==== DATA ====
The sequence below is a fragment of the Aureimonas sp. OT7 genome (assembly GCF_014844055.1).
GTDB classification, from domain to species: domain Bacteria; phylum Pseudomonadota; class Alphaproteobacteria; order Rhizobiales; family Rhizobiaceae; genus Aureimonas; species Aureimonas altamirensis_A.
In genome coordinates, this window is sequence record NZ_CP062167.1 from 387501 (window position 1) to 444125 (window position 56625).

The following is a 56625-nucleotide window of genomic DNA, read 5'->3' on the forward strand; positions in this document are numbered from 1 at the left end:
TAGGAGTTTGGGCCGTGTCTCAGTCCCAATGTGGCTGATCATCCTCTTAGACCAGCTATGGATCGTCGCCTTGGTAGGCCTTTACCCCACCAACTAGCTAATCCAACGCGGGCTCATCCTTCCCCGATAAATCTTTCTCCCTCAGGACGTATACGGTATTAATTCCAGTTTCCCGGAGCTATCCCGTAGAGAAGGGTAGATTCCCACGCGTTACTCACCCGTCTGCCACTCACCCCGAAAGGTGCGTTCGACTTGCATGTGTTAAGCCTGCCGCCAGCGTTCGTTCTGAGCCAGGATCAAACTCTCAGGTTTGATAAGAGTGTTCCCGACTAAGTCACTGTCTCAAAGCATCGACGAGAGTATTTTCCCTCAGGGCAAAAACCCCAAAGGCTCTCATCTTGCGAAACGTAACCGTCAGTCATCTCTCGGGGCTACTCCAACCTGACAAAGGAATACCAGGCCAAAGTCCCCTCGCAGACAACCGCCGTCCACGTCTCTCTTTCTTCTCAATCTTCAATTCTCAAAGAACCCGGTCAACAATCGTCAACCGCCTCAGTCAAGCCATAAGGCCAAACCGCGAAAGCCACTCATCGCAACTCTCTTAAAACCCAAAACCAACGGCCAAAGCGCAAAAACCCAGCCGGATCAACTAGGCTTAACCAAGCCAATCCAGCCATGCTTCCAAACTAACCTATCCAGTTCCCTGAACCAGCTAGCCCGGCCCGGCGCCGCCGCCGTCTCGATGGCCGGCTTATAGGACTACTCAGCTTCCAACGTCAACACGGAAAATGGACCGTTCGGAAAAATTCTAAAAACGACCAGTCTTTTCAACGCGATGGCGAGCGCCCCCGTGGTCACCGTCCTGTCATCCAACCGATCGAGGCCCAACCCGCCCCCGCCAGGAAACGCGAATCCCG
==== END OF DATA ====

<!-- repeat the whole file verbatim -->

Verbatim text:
The sequence below is a fragment of the Aureimonas sp. OT7 genome (assembly GCF_014844055.1).
GTDB classification, from domain to species: domain Bacteria; phylum Pseudomonadota; class Alphaproteobacteria; order Rhizobiales; family Rhizobiaceae; genus Aureimonas; species Aureimonas altamirensis_A.
In genome coordinates, this window is sequence record NZ_CP062167.1 from 387501 (window position 1) to 444125 (window position 56625).

The following is a 56625-nucleotide window of genomic DNA, read 5'->3' on the forward strand; positions in this document are numbered from 1 at the left end:
TAGGAGTTTGGGCCGTGTCTCAGTCCCAATGTGGCTGATCATCCTCTTAGACCAGCTATGGATCGTCGCCTTGGTAGGCCTTTACCCCACCAACTAGCTAATCCAACGCGGGCTCATCCTTCCCCGATAAATCTTTCTCCCTCAGGACGTATACGGTATTAATTCCAGTTTCCCGGAGCTATCCCGTAGAGAAGGGTAGATTCCCACGCGTTACTCACCCGTCTGCCACTCACCCCGAAAGGTGCGTTCGACTTGCATGTGTTAAGCCTGCCGCCAGCGTTCGTTCTGAGCCAGGATCAAACTCTCAGGTTTGATAAGAGTGTTCCCGACTAAGTCACTGTCTCAAAGCATCGACGAGAGTATTTTCCCTCAGGGCAAAAACCCCAAAGGCTCTCATCTTGCGAAACGTAACCGTCAGTCATCTCTCGGGGCTACTCCAACCTGACAAAGGAATACCAGGCCAAAGTCCCCTCGCAGACAACCGCCGTCCACGTCTCTCTTTCTTCTCAATCTTCAATTCTCAAAGAACCCGGTCAACAATCGTCAACCGCCTCAGTCAAGCCATAAGGCCAAACCGCGAAAGCCACTCATCGCAACTCTCTTAAAACCCAAAACCAACGGCCAAAGCGCAAAAACCCAGCCGGATCAACTAGGCTTAACCAAGCCAATCCAGCCATGCTTCCAAACTAACCTATCCAGTTCCCTGAACCAGCTAGCCCGGCCCGGCGCCGCCGCCGTCTCGATGGCCGGCTTATAGGACTACTCAGCTTCCAACGTCAACACGGAAAATGGACCGTTCGGAAAAATTCTAAAAACGACCAGTCTTTTCAACGCGATGGCGAGCGCCCCCGTGGTCACCGTCCTGTCATCCAACCGATCGAGGCCCAACCCGCCCCCGCCAGGAAACGCGAATCCCG